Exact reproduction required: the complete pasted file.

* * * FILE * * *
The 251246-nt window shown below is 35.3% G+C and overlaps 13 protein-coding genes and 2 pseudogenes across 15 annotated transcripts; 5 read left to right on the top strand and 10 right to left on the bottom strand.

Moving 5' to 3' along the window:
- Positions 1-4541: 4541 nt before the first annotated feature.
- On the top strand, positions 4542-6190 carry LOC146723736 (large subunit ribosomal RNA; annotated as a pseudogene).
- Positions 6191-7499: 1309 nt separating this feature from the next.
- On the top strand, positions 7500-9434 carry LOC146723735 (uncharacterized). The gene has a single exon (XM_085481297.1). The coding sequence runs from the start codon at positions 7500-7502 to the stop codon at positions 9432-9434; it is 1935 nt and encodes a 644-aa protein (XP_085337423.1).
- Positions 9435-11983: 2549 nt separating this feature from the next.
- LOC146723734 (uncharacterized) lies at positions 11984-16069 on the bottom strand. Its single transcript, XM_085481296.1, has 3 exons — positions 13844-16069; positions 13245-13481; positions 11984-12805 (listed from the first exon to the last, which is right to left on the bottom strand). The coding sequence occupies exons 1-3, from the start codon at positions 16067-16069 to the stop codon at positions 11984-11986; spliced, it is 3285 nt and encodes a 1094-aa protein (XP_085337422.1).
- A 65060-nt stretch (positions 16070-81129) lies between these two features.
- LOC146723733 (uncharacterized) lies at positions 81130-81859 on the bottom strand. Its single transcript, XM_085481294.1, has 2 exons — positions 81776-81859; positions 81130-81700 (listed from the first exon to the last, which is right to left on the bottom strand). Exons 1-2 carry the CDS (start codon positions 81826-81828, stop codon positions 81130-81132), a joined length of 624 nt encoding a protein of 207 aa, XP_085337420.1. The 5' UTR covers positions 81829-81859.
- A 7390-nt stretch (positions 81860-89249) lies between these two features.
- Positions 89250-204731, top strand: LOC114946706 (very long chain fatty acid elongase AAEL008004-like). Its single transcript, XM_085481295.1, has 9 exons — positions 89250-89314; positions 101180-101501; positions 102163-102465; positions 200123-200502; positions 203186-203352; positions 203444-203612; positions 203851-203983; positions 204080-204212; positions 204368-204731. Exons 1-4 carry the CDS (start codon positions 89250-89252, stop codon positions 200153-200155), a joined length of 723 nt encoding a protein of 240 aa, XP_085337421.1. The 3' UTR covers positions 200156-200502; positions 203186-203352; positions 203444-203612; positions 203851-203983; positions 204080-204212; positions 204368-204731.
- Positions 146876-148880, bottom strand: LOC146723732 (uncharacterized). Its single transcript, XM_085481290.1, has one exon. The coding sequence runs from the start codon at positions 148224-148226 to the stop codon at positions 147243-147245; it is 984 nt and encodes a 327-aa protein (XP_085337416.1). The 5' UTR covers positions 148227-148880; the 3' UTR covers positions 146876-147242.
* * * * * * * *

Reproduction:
The 251246-nt window shown below is 35.3% G+C and overlaps 13 protein-coding genes and 2 pseudogenes across 15 annotated transcripts; 5 read left to right on the top strand and 10 right to left on the bottom strand.

Moving 5' to 3' along the window:
- Positions 1-4541: 4541 nt before the first annotated feature.
- On the top strand, positions 4542-6190 carry LOC146723736 (large subunit ribosomal RNA; annotated as a pseudogene).
- Positions 6191-7499: 1309 nt separating this feature from the next.
- On the top strand, positions 7500-9434 carry LOC146723735 (uncharacterized). The gene has a single exon (XM_085481297.1). The coding sequence runs from the start codon at positions 7500-7502 to the stop codon at positions 9432-9434; it is 1935 nt and encodes a 644-aa protein (XP_085337423.1).
- Positions 9435-11983: 2549 nt separating this feature from the next.
- LOC146723734 (uncharacterized) lies at positions 11984-16069 on the bottom strand. Its single transcript, XM_085481296.1, has 3 exons — positions 13844-16069; positions 13245-13481; positions 11984-12805 (listed from the first exon to the last, which is right to left on the bottom strand). The coding sequence occupies exons 1-3, from the start codon at positions 16067-16069 to the stop codon at positions 11984-11986; spliced, it is 3285 nt and encodes a 1094-aa protein (XP_085337422.1).
- A 65060-nt stretch (positions 16070-81129) lies between these two features.
- LOC146723733 (uncharacterized) lies at positions 81130-81859 on the bottom strand. Its single transcript, XM_085481294.1, has 2 exons — positions 81776-81859; positions 81130-81700 (listed from the first exon to the last, which is right to left on the bottom strand). Exons 1-2 carry the CDS (start codon positions 81826-81828, stop codon positions 81130-81132), a joined length of 624 nt encoding a protein of 207 aa, XP_085337420.1. The 5' UTR covers positions 81829-81859.
- A 7390-nt stretch (positions 81860-89249) lies between these two features.
- Positions 89250-204731, top strand: LOC114946706 (very long chain fatty acid elongase AAEL008004-like). Its single transcript, XM_085481295.1, has 9 exons — positions 89250-89314; positions 101180-101501; positions 102163-102465; positions 200123-200502; positions 203186-203352; positions 203444-203612; positions 203851-203983; positions 204080-204212; positions 204368-204731. Exons 1-4 carry the CDS (start codon positions 89250-89252, stop codon positions 200153-200155), a joined length of 723 nt encoding a protein of 240 aa, XP_085337421.1. The 3' UTR covers positions 200156-200502; positions 203186-203352; positions 203444-203612; positions 203851-203983; positions 204080-204212; positions 204368-204731.
- Positions 146876-148880, bottom strand: LOC146723732 (uncharacterized). Its single transcript, XM_085481290.1, has one exon. The coding sequence runs from the start codon at positions 148224-148226 to the stop codon at positions 147243-147245; it is 984 nt and encodes a 327-aa protein (XP_085337416.1). The 5' UTR covers positions 148227-148880; the 3' UTR covers positions 146876-147242.